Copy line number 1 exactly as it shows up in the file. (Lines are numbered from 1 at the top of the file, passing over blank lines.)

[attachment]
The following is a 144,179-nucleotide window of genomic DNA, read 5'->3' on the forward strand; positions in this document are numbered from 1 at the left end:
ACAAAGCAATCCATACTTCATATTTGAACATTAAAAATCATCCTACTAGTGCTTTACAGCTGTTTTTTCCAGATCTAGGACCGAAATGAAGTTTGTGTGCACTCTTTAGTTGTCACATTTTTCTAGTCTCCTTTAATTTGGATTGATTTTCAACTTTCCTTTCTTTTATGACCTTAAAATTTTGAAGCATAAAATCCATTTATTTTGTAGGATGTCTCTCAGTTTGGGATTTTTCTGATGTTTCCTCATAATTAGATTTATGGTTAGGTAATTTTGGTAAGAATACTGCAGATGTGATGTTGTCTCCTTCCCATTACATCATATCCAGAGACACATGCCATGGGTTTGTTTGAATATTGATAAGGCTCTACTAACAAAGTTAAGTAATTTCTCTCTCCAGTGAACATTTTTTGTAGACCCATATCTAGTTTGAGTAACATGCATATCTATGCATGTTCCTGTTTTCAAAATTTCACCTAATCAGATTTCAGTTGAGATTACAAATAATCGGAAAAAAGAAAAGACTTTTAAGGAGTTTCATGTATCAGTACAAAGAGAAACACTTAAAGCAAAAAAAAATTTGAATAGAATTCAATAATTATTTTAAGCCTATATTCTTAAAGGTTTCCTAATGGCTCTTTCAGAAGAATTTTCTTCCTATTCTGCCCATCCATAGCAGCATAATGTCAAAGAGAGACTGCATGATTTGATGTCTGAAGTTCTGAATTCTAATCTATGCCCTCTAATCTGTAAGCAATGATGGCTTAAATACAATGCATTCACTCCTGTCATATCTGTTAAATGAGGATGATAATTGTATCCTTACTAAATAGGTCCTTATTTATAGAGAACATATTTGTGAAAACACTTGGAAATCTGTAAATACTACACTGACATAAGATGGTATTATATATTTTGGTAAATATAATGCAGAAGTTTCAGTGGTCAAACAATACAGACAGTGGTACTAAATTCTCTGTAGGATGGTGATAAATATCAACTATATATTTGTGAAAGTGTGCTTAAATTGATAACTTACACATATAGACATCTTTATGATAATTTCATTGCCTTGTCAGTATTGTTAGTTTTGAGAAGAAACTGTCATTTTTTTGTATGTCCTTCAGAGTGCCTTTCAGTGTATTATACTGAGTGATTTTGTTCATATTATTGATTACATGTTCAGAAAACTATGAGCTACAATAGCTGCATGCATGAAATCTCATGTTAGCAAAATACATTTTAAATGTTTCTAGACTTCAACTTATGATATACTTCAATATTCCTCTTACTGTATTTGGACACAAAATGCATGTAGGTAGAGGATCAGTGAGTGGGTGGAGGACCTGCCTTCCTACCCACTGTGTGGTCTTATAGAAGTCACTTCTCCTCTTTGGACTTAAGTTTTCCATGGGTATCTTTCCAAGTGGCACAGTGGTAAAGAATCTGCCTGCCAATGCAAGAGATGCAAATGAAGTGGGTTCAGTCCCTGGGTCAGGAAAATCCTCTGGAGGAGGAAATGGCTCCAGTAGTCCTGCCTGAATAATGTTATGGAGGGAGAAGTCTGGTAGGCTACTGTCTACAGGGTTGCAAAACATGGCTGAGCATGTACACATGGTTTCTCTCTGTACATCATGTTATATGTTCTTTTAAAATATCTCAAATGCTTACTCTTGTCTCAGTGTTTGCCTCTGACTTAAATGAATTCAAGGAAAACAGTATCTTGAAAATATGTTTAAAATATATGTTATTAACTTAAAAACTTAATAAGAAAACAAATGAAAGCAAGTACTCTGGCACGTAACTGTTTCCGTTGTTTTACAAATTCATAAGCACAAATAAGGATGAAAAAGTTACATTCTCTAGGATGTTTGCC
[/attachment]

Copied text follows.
The following is a 144,179-nucleotide window of genomic DNA, read 5'->3' on the forward strand; positions in this document are numbered from 1 at the left end: